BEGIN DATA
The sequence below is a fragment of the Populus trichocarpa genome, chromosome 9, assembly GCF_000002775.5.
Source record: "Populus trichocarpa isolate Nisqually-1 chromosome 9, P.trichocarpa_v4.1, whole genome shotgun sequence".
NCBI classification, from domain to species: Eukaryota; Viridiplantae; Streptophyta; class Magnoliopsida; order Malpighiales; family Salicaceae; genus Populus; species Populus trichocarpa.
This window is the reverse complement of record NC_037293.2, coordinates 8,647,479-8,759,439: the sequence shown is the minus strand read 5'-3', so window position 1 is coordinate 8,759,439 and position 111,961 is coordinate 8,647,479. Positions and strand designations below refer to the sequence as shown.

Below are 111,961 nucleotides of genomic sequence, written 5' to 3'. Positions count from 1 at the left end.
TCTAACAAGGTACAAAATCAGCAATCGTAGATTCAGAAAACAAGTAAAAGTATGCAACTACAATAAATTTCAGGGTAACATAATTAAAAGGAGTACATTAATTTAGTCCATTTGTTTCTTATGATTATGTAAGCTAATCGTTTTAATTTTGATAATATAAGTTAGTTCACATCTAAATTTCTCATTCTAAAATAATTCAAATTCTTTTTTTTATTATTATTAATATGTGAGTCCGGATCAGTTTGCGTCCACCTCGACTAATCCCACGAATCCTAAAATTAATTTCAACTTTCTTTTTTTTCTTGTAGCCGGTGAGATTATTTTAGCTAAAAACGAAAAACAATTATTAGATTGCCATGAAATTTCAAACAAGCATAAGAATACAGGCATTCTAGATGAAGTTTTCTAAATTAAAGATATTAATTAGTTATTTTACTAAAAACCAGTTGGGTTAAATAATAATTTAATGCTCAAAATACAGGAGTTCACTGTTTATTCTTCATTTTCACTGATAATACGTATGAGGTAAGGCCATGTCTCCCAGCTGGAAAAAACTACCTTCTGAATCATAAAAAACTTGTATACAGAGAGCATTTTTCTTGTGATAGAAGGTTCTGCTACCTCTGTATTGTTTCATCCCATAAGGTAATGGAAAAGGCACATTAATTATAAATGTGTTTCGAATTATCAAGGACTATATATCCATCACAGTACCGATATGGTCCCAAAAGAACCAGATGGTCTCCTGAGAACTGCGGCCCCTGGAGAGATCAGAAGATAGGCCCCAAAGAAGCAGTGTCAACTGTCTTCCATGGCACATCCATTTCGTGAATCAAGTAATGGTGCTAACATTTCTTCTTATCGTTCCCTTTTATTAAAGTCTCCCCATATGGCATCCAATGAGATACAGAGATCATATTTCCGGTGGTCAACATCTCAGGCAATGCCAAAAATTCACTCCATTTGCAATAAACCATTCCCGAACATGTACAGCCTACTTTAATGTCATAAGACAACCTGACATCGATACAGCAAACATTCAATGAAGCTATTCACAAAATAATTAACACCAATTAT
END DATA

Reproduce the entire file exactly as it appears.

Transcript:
The sequence below is a fragment of the Populus trichocarpa genome, chromosome 9, assembly GCF_000002775.5.
Source record: "Populus trichocarpa isolate Nisqually-1 chromosome 9, P.trichocarpa_v4.1, whole genome shotgun sequence".
NCBI classification, from domain to species: Eukaryota; Viridiplantae; Streptophyta; class Magnoliopsida; order Malpighiales; family Salicaceae; genus Populus; species Populus trichocarpa.
This window is the reverse complement of record NC_037293.2, coordinates 8,647,479-8,759,439: the sequence shown is the minus strand read 5'-3', so window position 1 is coordinate 8,759,439 and position 111,961 is coordinate 8,647,479. Positions and strand designations below refer to the sequence as shown.

Below are 111,961 nucleotides of genomic sequence, written 5' to 3'. Positions count from 1 at the left end.
TCTAACAAGGTACAAAATCAGCAATCGTAGATTCAGAAAACAAGTAAAAGTATGCAACTACAATAAATTTCAGGGTAACATAATTAAAAGGAGTACATTAATTTAGTCCATTTGTTTCTTATGATTATGTAAGCTAATCGTTTTAATTTTGATAATATAAGTTAGTTCACATCTAAATTTCTCATTCTAAAATAATTCAAATTCTTTTTTTTATTATTATTAATATGTGAGTCCGGATCAGTTTGCGTCCACCTCGACTAATCCCACGAATCCTAAAATTAATTTCAACTTTCTTTTTTTTCTTGTAGCCGGTGAGATTATTTTAGCTAAAAACGAAAAACAATTATTAGATTGCCATGAAATTTCAAACAAGCATAAGAATACAGGCATTCTAGATGAAGTTTTCTAAATTAAAGATATTAATTAGTTATTTTACTAAAAACCAGTTGGGTTAAATAATAATTTAATGCTCAAAATACAGGAGTTCACTGTTTATTCTTCATTTTCACTGATAATACGTATGAGGTAAGGCCATGTCTCCCAGCTGGAAAAAACTACCTTCTGAATCATAAAAAACTTGTATACAGAGAGCATTTTTCTTGTGATAGAAGGTTCTGCTACCTCTGTATTGTTTCATCCCATAAGGTAATGGAAAAGGCACATTAATTATAAATGTGTTTCGAATTATCAAGGACTATATATCCATCACAGTACCGATATGGTCCCAAAAGAACCAGATGGTCTCCTGAGAACTGCGGCCCCTGGAGAGATCAGAAGATAGGCCCCAAAGAAGCAGTGTCAACTGTCTTCCATGGCACATCCATTTCGTGAATCAAGTAATGGTGCTAACATTTCTTCTTATCGTTCCCTTTTATTAAAGTCTCCCCATATGGCATCCAATGAGATACAGAGATCATATTTCCGGTGGTCAACATCTCAGGCAATGCCAAAAATTCACTCCATTTGCAATAAACCATTCCCGAACATGTACAGCCTACTTTAATGTCATAAGACAACCTGACATCGATACAGCAAACATTCAATGAAGCTATTCACAAAATAATTAACACCAATTAT